Two U.S.-born women who were detained by an immigration agent for speaking Spanish in a convenience store in Montana are taking U.S. Customs and Border Protection to court.
The American Civil Liberties Union of Montana and the law firm Crowley Fleck filed the lawsuit on behalf of the women Thursday.
The ACLU said it wants to “permanently block CBP from stopping and detaining people on the basis of race, accent, and/or speaking Spanish.”
ACLU: Singled out based on race
“The agent singled the women out based on race, relying on their use of Spanish as a justification and proxy for race,” the ACLU said. “Indeed, according to the complaint, the agent’s supervisor confirmed that French speakers would not be similarly detained.”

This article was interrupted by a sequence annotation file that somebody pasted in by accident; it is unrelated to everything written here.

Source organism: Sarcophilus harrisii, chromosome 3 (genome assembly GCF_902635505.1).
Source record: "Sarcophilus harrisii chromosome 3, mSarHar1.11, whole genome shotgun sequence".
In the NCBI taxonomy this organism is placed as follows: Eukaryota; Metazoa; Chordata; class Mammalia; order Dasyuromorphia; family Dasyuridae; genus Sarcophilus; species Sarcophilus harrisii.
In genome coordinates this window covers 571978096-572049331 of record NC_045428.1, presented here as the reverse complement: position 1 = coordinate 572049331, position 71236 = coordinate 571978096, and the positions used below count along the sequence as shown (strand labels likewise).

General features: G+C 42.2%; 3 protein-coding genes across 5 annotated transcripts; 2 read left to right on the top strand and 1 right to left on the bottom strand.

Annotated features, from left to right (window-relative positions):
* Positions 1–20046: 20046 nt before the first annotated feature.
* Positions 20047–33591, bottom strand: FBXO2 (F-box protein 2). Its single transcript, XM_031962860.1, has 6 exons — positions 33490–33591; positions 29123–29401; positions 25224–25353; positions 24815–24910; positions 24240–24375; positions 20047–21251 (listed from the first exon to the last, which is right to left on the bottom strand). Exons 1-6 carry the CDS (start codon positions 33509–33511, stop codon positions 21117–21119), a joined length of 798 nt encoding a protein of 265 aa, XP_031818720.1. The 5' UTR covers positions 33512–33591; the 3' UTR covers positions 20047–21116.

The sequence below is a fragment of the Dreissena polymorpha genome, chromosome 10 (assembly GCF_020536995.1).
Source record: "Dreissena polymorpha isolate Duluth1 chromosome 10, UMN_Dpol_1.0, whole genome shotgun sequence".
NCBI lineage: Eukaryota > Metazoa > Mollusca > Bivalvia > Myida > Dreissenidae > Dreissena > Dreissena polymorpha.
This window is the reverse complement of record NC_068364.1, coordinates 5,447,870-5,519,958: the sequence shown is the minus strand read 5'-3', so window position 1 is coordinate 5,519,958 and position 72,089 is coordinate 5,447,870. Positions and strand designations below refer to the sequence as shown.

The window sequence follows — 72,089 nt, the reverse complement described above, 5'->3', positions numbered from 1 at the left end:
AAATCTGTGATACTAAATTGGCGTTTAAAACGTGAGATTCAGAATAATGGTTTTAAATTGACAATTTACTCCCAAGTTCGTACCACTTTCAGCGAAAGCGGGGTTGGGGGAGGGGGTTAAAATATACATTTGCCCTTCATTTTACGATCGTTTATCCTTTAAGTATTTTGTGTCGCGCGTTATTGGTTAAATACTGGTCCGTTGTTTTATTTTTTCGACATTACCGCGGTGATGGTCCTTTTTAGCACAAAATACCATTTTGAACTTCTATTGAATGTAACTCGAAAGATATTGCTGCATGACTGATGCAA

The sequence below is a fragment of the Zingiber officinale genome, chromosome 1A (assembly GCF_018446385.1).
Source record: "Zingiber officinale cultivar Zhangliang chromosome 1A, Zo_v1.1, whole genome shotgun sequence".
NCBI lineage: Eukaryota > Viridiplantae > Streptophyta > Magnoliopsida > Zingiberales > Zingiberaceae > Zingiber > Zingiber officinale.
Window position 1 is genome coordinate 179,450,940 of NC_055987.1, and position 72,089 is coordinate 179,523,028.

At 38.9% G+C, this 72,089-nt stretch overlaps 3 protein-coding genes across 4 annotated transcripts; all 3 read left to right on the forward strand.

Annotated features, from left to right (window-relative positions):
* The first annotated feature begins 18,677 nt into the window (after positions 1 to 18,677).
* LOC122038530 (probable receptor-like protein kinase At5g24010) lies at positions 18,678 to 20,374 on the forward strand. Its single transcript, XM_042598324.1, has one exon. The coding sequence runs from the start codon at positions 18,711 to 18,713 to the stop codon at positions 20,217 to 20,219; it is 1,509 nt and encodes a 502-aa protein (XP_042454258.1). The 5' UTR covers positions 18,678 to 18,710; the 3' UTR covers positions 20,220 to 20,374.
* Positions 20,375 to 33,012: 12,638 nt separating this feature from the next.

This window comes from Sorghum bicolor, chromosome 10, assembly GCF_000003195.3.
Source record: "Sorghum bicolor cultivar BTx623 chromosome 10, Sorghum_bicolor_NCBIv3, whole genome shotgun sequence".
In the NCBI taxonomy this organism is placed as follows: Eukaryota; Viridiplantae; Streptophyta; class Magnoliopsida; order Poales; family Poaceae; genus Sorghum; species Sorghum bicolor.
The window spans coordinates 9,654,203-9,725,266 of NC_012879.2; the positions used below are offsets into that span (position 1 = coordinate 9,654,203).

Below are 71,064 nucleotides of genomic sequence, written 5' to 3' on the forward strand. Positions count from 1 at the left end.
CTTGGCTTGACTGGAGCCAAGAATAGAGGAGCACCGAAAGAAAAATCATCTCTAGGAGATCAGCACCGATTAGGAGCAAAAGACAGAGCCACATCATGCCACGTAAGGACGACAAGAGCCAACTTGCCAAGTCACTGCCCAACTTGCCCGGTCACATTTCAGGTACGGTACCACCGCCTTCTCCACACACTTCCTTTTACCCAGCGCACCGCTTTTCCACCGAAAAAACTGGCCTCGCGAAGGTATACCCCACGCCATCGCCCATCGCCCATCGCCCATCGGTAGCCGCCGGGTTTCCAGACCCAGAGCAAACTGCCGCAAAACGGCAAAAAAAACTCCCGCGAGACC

Ana Suda and Martha Hernandez were standing in line in the store in Havre, Montana, when the border agent approached them and asked for their identification after commenting on their Spanish conversation.
The women presented their valid Montana driver’s licenses, but the agent detained them anyway.
When asked why he was detaining them, the agent said it “has to do with you guys speaking Spanish in the store in a state where it’s predominately English speaking.” The ACLU said that was the agent’s only justification for detaining the women.
Harassed in town
Suda said her daughter is now afraid to speak Spanish.
The ACLU said, “Even though the women and their families have lived in Havre for years, they have since been shunned and harassed by other town residents.”
“This changed our lives, I believe, forever,” Suda said.